1000 Posts

Less than one month before the fifth anniversary of ContemporaryNomad.com, we mark our 1000th post. Personally, I think more than 200 posts a year is not bad for two guys who have been on the move for nearly half a decade. To celebrate the milestone, we put together another list of some of our favorite travel achievements during the last 59 months.

Trekking 600 Kilometers in Nepal
We trekked the Annapurna Circuit, the Annapurna Sanctuary, the Everest region (including Gokyo, Kala Patthar, Everest Base Camp, Chukhung, Cho Oyu Base Camp, and Ama Dablam Base Camp), and four days across Chitwan just to add a little jungle to the mix. Total days trekking: 53!!!

Seeing Five Tigers in the Wild
One of our major goals in India was to spot tigers in the wild. We spotted our first in Bandhavgarh, our second in Corbett, and our third, forth and fifth on a return trip to Bandhavgarh a year later. We even saw one tiger on two different occasions for a grand total of six sightings!!!

Encountering the Last of the Traditional Akha
We searched high and low across Laos for the last of the traditional Akha, a group which I had first encountered in Thailand in 1990. As of 2010, there were still a few villages in the far north near Phongsali clinging to traditional ways. From what we understand, the villages shown in these photos were forcibly relocated by the government in 2011.

Eating our Way Across Vietnam
Our Vietnam experience was defined by food. We ate our way from Saigon to Sapa – and loved every single bite of it.

Biking Bagan Before Myanmar Opened Up
Our Facebook fans might have noticed a short post pointing out that Myanmar (Burma) just introduced visas on arrival last week. This combined with the release of Aung San Suu Kyi means that Myanmar has become the new tourist hot spot. Political reforms are a welcome change for Myanmar, but that change means mass tourism is on its way. Biking Bagan might be a little busier from now on.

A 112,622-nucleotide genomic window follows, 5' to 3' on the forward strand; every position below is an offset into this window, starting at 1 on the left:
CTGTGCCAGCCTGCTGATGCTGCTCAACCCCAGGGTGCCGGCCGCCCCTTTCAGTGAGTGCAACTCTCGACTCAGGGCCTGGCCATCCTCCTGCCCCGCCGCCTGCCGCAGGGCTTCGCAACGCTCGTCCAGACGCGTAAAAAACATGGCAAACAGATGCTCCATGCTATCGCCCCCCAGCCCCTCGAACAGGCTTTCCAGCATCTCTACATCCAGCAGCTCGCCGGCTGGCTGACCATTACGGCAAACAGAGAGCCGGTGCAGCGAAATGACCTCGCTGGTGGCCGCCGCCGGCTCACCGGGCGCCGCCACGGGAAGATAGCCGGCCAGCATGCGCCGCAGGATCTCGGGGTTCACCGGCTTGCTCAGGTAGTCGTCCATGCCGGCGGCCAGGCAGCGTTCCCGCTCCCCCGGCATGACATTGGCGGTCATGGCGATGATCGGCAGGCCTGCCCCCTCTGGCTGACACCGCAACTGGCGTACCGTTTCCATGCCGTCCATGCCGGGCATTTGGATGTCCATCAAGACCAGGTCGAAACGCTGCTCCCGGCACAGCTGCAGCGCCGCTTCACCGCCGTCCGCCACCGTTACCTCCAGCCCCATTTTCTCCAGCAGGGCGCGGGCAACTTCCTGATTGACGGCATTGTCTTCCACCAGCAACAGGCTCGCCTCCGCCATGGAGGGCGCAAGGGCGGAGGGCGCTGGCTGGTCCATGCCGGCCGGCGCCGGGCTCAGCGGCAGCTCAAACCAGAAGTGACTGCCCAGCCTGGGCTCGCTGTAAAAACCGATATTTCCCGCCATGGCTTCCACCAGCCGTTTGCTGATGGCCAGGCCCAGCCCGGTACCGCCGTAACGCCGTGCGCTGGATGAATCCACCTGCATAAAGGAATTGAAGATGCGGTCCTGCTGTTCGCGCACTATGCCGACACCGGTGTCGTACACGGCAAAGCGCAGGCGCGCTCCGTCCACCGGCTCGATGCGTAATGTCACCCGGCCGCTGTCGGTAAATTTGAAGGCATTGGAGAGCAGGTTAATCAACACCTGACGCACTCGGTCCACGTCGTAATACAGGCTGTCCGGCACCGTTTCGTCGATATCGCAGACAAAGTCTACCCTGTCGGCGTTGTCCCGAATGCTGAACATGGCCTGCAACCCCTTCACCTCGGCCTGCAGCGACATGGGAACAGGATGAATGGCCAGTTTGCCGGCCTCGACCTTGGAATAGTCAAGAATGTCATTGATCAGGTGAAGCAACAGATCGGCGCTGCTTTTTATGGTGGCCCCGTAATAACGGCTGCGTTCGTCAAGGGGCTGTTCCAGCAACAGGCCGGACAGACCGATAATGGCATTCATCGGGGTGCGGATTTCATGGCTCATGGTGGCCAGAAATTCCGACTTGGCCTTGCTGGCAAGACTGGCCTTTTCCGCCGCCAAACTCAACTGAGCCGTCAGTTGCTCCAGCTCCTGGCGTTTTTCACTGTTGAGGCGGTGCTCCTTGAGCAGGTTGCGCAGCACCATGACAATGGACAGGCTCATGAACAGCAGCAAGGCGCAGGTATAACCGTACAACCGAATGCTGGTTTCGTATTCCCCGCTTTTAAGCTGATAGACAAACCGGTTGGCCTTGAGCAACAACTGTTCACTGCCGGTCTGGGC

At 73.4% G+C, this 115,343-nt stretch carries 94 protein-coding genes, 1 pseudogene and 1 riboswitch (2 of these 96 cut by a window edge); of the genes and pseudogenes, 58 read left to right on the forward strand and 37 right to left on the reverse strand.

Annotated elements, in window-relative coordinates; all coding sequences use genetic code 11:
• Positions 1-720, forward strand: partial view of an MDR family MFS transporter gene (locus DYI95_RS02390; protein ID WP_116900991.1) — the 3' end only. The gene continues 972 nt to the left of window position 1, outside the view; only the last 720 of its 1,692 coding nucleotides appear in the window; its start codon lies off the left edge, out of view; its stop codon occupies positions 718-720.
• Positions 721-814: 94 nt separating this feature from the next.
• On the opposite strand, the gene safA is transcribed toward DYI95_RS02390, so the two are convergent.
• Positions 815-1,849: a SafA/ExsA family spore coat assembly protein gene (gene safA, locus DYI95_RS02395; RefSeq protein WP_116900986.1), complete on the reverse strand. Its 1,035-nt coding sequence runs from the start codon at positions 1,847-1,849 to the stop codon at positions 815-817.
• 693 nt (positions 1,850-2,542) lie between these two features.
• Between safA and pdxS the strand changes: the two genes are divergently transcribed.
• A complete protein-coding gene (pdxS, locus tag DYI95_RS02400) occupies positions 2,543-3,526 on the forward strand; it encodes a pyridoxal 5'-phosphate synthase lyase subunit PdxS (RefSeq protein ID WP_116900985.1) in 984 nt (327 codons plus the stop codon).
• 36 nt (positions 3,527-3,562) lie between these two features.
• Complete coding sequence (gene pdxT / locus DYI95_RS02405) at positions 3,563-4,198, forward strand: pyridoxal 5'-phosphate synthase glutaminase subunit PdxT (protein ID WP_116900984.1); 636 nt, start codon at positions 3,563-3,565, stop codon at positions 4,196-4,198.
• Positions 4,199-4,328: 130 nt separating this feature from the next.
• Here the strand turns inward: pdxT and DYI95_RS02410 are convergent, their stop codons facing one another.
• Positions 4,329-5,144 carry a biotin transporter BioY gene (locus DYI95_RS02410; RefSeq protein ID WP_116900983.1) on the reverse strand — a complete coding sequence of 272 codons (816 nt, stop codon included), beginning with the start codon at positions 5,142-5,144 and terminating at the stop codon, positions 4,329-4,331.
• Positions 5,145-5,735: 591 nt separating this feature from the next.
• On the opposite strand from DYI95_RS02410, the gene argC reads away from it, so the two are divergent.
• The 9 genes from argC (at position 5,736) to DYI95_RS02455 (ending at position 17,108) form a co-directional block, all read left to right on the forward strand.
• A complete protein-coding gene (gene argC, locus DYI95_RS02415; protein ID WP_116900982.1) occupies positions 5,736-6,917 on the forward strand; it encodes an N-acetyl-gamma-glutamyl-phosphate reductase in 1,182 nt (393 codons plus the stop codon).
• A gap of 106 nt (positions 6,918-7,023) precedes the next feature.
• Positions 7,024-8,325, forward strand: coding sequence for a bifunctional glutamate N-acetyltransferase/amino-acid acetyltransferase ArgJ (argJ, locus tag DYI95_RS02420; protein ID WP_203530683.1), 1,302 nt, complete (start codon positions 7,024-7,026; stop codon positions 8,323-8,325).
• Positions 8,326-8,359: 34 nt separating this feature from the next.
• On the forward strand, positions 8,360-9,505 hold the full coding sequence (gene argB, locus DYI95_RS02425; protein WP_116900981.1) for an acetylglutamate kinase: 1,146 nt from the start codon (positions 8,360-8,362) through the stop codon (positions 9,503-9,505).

Seeing Whale Sharks, Mantas, Thresher Sharks and Sunfish in the Wild
It’s been a series of scuba diving highlights from the bath tub waters of India’s Andaman Islands to the wild currents of Indonesia’s Nusa Tenggara. Not only did we rejoice in pelagic overload (whale sharks, mantas, thresher sharks and sunfish), we developed a serious love for macro diving in superior muck locations such as Dauin, Mabul, Bali and Maumere.

Finding the Last Few Isolated Beaches in Thailand
We made it our goal to find (and in some cases even clean up) the last of Thailand’s undeveloped beaches. There are still a few finds out there for those looking for the perfect beach.

Doing the Mt. Kailash Circuit in Western Tibet Without a Han Chinese Guide
This was perhaps the most important accomplishment for me personally. Traveling across Tibet to Mt. Kailash has always been one of my major dreams. And Thomas and I just made it through before massive changes to Tibetan tourism swept through the region starting in early 2008. Tibet will never quite be the same again.

Making a Difference with our Posts
We’ve been praised, critiqued, and reviled for many of our posts – which is just the way we want it. But certain posts have made more of an impact than others. Sometimes our posts enrage people and sometimes they draw attention to dangers. They challenge people to think about changing cultures as well as endangered environments. Sometimes, the posts even make a difference.

5 responses to “1000 Posts”

  1. avatar Greeneyes says:

    Wow, Congratulations all around. Both of you should be very proud of yourselves. Life is an adventure. So keep on adventuring.


  2. Congratulations, TnT! So glad we had some time together this year. Love you. As Ken says, “Keep on adventuring!” I take inspiration from you both.

  3. avatar Esvian says:

    Hey guys, i can only congratulate you! keep on the move for us!

  4. avatar Leonie says:

    Congratulations! Here’s to the next great 1000 posts!
    Can’t wait to meet you guys…

  5. avatar Greeneyes says:

    How many countries trekked? I know the count must at least 90 countries, over the past 20 plus years. What is fascinating is the fact that so much of it has been on foot with a back pack. Thanks so much, guys, for all of the fascinating stories and beautiful photos. All the hard work going into the daily posts has been appreciated.

    We realize a great deal of the tribes and villages you have photographed and recorded no longer exist, so the only way we have to see the people and the regions are through the history you have recorded.

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